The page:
Commodities & Metals

Price of Gold Surges to Record

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The price of gold has outrun stocks in the past year. Gold is up 30%, while the S&P 500 is 20% higher. Gold just reached the highest level in its history, nearing $2,100 an ounce, and the run has not ended.

Some analysts believe it could rise another 50% in the medium term. According to a recent survey by the World Gold Council, 24% of all central banks intend to increase their gold reserves in the next 12 months, according to CNBC. Such demand alone will almost certainly push the price up. (These countries are buying up the world’s gold.)

Gold has been a hedge against runaway inflation and high interest rates for two years. That hedge value is nearly gone as inflation has waned. However, gold is also a hedge against global military and political instability. The current conflict in the Middle East has made gold, at least temporarily, more attractive.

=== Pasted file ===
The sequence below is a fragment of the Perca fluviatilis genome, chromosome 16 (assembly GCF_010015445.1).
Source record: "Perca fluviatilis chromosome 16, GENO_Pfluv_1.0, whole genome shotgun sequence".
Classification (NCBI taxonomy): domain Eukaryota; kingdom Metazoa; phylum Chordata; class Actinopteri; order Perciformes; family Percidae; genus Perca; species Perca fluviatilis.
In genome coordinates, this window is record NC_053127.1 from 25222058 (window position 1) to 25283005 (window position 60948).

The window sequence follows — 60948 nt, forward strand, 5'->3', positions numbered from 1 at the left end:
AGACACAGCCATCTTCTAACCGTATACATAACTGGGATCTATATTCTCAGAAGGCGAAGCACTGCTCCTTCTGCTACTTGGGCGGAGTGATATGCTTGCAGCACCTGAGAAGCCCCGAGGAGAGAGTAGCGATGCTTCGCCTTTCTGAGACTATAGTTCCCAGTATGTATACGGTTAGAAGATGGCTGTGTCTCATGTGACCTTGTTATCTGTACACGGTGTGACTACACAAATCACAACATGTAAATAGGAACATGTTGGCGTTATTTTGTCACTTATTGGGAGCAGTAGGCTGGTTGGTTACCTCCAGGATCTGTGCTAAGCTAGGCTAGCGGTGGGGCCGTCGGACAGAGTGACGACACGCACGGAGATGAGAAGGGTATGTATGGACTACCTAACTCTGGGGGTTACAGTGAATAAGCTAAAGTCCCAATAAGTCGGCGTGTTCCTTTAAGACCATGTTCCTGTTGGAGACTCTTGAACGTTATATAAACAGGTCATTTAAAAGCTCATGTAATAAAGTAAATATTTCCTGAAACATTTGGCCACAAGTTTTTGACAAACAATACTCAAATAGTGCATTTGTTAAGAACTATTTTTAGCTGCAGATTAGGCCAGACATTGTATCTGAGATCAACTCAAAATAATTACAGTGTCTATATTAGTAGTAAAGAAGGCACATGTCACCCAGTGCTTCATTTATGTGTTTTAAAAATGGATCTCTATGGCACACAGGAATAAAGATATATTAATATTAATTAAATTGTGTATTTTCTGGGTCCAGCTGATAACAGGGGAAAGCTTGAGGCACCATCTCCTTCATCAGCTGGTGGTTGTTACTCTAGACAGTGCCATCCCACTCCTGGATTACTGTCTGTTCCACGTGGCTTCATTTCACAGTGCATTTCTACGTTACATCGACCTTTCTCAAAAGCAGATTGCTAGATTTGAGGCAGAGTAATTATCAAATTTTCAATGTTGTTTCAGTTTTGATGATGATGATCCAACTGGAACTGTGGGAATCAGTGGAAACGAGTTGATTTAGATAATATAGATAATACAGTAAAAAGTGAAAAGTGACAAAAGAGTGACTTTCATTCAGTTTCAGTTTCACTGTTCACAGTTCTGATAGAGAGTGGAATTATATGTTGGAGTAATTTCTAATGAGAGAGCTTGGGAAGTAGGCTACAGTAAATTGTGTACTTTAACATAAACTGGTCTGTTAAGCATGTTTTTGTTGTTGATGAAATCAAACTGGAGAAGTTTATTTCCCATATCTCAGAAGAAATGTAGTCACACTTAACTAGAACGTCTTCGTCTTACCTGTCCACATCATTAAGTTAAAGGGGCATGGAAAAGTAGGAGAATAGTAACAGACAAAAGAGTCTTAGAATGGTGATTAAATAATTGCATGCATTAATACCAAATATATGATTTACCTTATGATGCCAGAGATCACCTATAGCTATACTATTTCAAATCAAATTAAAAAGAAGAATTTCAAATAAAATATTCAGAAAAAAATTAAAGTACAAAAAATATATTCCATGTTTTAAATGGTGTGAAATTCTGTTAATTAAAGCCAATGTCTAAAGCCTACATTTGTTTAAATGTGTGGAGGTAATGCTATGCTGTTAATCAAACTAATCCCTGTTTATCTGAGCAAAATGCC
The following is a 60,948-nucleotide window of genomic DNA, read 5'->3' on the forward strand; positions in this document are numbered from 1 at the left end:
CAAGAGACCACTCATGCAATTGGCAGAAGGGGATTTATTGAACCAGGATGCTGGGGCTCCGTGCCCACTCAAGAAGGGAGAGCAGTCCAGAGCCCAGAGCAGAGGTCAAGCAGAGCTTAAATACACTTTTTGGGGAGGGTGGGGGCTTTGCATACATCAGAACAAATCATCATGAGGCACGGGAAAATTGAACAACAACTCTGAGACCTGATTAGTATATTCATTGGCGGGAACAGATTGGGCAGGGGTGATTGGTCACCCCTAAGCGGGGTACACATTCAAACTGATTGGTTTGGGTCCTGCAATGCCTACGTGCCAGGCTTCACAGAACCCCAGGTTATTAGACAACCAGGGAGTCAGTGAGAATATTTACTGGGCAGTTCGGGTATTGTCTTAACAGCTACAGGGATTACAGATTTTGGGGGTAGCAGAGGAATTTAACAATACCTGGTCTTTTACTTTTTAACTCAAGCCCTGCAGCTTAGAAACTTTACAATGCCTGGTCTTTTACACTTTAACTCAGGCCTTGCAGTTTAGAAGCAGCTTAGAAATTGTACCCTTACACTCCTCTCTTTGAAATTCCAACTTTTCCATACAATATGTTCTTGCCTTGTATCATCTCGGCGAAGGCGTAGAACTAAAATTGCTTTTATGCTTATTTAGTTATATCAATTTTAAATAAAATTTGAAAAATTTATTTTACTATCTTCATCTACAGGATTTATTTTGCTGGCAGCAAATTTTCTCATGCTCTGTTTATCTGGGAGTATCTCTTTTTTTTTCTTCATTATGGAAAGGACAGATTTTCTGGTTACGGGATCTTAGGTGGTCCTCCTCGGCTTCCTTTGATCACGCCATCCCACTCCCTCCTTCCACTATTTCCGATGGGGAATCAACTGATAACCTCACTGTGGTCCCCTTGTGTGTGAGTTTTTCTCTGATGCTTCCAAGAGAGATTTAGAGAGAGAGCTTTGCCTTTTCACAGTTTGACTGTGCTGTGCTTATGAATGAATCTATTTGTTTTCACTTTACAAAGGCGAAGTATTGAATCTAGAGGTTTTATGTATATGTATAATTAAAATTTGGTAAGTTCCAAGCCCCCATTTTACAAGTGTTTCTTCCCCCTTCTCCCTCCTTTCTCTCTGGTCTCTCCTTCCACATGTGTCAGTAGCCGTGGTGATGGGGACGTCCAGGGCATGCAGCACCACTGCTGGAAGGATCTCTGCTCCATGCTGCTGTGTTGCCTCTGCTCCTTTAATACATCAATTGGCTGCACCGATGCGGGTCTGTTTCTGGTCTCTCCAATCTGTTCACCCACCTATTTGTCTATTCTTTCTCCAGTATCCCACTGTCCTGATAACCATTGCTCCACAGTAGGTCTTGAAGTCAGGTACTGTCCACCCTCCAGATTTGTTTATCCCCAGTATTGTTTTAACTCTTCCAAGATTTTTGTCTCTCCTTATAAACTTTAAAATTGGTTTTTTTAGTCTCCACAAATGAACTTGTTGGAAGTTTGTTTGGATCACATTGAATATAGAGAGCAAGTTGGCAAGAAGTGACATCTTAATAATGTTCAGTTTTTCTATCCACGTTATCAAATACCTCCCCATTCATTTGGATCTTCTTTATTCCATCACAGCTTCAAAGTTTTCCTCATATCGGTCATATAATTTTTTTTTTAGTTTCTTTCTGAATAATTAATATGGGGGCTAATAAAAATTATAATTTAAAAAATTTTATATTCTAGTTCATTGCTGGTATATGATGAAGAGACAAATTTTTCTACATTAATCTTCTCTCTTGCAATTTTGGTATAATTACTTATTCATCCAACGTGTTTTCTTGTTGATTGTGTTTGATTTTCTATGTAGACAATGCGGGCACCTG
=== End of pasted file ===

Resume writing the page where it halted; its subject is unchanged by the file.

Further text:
Why Gold Prices Are Headed Higher

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Several things could boost the price of gold in 2024. Some economists believe that the drop in inflation is only temporary. Others say inflation continues to linger for consumers. The prices of mortgages are high. This is also true for many foods. Inflation has not gone away; it is just hidden because government-issued inflation rates are not a good yardstick for the cost of living.

Some see gold as a hedge against a decline in the stock market. As the markets hit all-time highs, it will only take a modest slowing of earnings to trigger a correction. Gold price advocates point out the huge market reset downward in 2020. Market corrections run in a cycle. Even if the current bull market continues, the market could drop 10% to 15% before another march upward.

Finally, the unsettled situations in Ukraine and the Middle East could worsen. This could cause damage to several asset classes. Gold is a safe haven and always has been. “Periodically, geopolitical risks and a flight to safety drive up the demand for gold. Recently, the Israel-Hamas conflict has driven up the geopolitical premium in gold,” Nitesh Shah, head of commodities and macroeconomic research at WisdomTree, told CBS News.

Gold is still on its way up. No one should be surprised if the price surges toward $3,000.

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